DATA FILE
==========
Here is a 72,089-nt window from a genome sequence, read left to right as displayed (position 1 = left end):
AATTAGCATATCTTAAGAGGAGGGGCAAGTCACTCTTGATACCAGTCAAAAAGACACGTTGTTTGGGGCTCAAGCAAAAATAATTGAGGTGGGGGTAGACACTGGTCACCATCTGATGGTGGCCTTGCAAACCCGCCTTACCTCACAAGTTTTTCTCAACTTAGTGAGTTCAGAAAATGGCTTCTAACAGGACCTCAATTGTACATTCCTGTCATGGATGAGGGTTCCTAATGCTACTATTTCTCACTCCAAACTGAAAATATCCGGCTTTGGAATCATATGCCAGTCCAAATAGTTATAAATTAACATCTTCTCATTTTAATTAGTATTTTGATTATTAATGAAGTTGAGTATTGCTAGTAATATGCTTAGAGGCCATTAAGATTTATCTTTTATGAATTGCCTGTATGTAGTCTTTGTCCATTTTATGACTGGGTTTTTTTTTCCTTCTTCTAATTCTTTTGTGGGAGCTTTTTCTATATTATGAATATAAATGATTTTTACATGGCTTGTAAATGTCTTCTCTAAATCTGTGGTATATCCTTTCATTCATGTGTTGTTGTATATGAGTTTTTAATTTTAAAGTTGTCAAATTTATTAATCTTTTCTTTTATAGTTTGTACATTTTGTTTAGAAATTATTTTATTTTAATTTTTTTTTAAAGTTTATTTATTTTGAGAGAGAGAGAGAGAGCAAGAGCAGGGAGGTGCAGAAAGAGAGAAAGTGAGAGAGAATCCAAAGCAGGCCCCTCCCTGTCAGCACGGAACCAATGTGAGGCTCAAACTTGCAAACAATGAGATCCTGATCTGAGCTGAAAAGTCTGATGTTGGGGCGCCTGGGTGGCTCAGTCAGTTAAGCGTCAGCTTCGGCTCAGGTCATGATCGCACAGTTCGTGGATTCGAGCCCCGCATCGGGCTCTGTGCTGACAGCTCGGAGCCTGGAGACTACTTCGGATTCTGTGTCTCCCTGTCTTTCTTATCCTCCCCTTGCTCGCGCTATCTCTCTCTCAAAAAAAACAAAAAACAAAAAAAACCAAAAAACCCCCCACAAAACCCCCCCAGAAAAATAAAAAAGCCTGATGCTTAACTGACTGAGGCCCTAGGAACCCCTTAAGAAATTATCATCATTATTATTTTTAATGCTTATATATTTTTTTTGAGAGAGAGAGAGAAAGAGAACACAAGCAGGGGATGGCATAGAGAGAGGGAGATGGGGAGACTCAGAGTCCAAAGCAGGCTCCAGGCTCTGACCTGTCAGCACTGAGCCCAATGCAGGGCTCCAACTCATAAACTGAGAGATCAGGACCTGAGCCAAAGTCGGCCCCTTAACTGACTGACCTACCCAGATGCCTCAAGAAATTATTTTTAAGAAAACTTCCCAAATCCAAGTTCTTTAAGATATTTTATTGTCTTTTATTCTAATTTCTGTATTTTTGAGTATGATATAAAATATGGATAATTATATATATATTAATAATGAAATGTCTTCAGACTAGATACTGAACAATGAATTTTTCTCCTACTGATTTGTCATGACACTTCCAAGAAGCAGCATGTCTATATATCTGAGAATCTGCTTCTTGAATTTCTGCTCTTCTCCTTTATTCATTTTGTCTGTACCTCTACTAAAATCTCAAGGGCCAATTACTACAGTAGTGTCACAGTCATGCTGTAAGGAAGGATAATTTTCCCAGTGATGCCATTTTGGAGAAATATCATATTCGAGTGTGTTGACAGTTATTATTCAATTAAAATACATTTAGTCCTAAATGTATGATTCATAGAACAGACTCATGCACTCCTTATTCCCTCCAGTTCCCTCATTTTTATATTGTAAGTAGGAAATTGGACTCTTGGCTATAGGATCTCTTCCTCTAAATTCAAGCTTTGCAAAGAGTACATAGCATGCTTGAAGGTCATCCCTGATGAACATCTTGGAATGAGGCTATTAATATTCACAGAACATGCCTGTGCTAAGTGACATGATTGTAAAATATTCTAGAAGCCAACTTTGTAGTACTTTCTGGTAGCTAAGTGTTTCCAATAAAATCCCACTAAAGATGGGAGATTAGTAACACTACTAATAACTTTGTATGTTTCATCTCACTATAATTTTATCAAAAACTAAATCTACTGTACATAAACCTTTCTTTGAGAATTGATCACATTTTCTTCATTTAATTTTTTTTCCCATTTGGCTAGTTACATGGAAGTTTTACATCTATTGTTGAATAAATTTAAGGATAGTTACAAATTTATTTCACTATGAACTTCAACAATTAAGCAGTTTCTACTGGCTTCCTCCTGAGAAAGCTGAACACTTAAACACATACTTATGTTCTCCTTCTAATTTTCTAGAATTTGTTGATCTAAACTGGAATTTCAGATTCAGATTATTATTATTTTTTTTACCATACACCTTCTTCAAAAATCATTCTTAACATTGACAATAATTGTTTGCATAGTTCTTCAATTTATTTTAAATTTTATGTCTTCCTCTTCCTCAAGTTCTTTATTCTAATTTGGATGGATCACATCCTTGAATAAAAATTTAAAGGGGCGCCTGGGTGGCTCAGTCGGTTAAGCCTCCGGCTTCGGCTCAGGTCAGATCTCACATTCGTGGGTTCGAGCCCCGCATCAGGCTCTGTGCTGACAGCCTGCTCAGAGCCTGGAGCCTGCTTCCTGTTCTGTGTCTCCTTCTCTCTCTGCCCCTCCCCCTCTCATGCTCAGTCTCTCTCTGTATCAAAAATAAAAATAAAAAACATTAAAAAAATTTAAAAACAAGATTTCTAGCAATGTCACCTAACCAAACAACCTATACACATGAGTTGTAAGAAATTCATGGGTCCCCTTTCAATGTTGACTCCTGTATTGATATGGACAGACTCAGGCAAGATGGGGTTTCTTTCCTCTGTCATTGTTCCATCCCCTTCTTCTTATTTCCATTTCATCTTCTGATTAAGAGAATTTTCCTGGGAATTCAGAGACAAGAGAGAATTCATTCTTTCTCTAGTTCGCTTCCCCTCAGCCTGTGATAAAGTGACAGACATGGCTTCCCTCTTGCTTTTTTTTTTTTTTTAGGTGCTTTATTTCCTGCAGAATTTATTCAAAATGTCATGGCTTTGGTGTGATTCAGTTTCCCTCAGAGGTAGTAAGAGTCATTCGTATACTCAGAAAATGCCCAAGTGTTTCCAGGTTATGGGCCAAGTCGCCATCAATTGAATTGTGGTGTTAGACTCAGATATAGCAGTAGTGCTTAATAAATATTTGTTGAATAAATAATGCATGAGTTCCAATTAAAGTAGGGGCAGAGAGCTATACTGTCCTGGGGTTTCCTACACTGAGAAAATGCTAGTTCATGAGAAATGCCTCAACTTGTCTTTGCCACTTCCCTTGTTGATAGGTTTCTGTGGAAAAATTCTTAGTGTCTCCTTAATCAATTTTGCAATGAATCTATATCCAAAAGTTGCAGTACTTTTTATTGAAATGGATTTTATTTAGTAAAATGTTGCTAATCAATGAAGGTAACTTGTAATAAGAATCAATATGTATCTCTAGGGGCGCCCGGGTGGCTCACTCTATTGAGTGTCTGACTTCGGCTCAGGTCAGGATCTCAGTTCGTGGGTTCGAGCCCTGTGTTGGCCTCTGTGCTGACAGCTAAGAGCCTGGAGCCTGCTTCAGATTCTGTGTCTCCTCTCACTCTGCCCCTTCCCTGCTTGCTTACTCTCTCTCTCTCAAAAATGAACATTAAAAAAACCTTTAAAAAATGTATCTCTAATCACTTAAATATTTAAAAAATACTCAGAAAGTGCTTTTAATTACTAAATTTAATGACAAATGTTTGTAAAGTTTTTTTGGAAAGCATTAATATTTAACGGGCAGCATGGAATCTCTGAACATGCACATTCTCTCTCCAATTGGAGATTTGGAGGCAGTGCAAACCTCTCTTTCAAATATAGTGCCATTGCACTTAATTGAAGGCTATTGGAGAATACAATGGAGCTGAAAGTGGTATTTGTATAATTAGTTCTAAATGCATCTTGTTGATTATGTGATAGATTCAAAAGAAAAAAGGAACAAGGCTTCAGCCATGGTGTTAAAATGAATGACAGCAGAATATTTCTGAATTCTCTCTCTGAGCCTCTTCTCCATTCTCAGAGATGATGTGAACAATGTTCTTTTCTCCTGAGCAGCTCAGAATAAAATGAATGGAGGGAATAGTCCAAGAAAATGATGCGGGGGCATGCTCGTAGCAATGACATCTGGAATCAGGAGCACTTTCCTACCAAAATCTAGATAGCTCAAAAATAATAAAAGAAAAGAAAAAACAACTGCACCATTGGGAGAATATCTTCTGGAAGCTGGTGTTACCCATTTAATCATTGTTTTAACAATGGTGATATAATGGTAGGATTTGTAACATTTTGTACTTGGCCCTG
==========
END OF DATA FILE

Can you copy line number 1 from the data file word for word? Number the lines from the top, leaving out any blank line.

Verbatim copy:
Here is a 72,089-nt window from a genome sequence, read left to right as displayed (position 1 = left end):